In the "when I was a kid" department... do you remember when...

- People never gave out fruit because the "PC" [WikiPedia] revolution hadn't started yet...
- People gave out fruit because they were trying to be PC
- People put razors in apples,* thus stopping the fruit frenzy
- People gave out unwrapped or home-made treats (now a no-no)

* says these rumors were untrue, even though the pre-internet media spread them and for a while you could have your candy x-rayed in hospitals.

Kids these days expect candy, period, especially chocolate, and lots of it. And I don't blame them. It hasn't been that long ago since I wanted the same thing (and I still do). I like to give out handfuls of candy, though I had to trim that idea last night when, after 60 or so kids, most of my supply had dwindled. And it was funny, you could tell who had run out of candy on my stepdaughter's route -- anybody giving any of this stuff has ditched the empty cauldron and headed for the cupboards (I kid you not, she really got this stuff):

- Pretzels
- Pencils
- Cans of Soda

Well, I was about to break into the 100-Calorie-Packs and Granola Bars myself.

A Ghostly Face Was Captured By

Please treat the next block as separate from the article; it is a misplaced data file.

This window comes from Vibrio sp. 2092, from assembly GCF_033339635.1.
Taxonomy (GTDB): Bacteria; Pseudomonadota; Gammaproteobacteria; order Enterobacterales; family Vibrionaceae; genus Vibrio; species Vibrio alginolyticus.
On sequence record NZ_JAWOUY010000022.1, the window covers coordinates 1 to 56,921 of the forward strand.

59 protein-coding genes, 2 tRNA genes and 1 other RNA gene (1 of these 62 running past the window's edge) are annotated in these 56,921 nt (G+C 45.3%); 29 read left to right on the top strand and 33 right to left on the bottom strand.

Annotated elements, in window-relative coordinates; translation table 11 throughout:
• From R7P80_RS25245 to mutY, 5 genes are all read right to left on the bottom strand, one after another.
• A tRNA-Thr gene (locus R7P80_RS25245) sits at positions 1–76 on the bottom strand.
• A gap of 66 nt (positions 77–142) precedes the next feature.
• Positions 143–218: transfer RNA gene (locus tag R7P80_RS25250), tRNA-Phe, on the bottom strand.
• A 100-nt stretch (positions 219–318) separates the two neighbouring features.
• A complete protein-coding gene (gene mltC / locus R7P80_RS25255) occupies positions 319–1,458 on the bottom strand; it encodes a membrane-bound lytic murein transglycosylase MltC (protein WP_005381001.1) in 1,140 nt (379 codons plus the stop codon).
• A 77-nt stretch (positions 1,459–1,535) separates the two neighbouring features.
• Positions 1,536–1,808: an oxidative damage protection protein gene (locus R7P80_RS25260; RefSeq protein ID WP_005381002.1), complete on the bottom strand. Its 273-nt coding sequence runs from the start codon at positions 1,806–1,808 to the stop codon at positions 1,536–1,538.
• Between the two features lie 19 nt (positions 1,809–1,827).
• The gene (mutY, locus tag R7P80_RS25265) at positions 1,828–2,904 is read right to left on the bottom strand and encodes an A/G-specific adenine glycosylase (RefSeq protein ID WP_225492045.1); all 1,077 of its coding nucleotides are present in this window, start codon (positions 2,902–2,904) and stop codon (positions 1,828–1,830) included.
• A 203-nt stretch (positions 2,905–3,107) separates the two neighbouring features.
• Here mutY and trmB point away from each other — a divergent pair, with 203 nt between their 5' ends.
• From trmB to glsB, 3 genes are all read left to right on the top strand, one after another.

NASA's Aqua Satellite 10/29/06

As predicted, the rain held off here in Central Pennsylvania until the end of the evening, and even then was very light. The wind was the worse villain, causing me to re-light my pumpkins about 50 times.

So I went to Wal-Mart this morning to get the cheap candy, an annual tradition here at work. You can can see "Jesse's Cauldron Of Candy" to my left on the J-CAM this morning. Actually that's one of two cauldrons; the other has been donated to the other side of the New Media department here at AccuWeather.

Interesting tidbit -- back in 2001, I stopped by Giant Foods on Atherton Street here in town, to buy some cheap candy. Several months later, the FBI called -- they had subpoenaed credit card records from Giant because Cindy Song had disappeared in that area. They asked me if I had seen anything; I had not. (This year, I used cash).